Bil’s rating (out of 5): BBB.
USA, 1929. Paramount Pictures. Screenplay by J.P. McEvoy, Millard Webb. Cinematography by George J. Folsey. Produced by Monta Bell. Production Design by John W. Harkrider. Costume Design by John W. Harkrider.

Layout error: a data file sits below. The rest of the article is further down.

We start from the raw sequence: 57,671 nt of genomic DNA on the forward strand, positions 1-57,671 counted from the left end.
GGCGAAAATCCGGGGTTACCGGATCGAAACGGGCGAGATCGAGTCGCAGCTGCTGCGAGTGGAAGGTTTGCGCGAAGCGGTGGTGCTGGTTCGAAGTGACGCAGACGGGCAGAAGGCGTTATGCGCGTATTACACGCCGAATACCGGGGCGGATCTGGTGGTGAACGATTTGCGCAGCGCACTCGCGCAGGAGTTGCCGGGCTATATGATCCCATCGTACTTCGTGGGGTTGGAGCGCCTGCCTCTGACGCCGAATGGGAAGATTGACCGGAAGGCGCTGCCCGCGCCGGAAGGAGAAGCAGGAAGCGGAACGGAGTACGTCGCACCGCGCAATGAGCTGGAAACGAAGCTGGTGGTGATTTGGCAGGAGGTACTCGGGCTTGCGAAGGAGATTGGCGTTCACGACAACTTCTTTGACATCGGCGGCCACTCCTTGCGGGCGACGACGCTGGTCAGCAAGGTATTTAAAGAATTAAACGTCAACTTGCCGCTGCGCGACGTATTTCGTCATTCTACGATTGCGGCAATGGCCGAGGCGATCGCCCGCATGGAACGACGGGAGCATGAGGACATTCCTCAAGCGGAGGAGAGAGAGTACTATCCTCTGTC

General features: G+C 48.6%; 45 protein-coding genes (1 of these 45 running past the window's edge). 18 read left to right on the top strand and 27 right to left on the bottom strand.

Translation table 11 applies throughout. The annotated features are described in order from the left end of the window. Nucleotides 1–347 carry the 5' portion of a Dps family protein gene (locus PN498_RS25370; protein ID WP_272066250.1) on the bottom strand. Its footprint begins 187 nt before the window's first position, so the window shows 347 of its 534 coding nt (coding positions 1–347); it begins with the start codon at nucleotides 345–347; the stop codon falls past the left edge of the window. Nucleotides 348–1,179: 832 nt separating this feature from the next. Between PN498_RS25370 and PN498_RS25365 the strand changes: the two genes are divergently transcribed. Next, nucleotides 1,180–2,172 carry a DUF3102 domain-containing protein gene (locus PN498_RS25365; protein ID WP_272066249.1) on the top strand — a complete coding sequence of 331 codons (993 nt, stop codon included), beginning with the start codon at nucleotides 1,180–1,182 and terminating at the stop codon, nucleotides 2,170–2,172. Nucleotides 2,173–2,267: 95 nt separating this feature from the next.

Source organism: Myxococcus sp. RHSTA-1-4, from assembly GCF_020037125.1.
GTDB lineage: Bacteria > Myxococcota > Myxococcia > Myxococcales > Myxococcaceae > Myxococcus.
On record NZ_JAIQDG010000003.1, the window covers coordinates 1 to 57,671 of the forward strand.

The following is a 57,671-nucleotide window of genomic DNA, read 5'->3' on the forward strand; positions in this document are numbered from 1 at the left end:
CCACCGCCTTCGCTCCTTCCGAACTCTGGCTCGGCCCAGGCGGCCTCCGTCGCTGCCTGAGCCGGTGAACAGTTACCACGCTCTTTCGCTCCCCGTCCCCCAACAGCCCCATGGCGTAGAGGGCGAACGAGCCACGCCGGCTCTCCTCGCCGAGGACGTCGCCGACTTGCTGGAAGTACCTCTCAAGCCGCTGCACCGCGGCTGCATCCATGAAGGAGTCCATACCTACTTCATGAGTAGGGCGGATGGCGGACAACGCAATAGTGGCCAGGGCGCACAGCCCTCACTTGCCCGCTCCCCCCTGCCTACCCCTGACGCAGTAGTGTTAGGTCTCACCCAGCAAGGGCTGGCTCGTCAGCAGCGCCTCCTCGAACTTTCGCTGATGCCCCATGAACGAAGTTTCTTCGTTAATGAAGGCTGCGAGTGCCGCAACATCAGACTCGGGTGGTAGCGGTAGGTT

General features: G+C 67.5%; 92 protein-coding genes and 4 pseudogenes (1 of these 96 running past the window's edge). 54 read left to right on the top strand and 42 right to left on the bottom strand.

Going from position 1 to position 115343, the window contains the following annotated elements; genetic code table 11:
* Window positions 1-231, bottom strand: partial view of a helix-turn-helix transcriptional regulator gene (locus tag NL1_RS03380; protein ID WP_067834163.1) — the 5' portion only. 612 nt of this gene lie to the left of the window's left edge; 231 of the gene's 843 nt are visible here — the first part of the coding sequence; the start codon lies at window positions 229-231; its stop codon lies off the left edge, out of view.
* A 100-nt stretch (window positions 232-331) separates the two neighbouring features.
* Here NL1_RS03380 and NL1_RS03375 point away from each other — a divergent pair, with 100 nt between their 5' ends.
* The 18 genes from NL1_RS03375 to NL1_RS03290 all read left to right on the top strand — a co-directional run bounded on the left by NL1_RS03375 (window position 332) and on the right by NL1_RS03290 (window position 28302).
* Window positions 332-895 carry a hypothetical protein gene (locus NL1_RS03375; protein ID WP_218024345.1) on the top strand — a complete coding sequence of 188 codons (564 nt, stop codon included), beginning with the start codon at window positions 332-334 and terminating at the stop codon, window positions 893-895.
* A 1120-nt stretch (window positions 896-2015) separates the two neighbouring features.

Charming oddity from the very early sound days, about a young woman who chooses career over love. Mary Eaton is delightful as a girl who sings popular songs in a music store to promote sales of sheet music, madly in love with her accompanist but also ambitious to make it as a star. She eventually rises in the ranks and becomes a Ziegfeld star, while the boy she leaves behind finds himself in the arms of the second best he can find (and as usual, the man in love with the blond must settle for the brunette). It’s barely notable except that the entire affair was supervised by Ziegfeld himself, the musical numbers opulent affairs (for their time) featuring stars from the stage like Eddie Cantor and Helen Morgan, but what makes it so very interesting is that it does not have a happy romance celebrating love (and, subsequently, female submission in marriage) above all.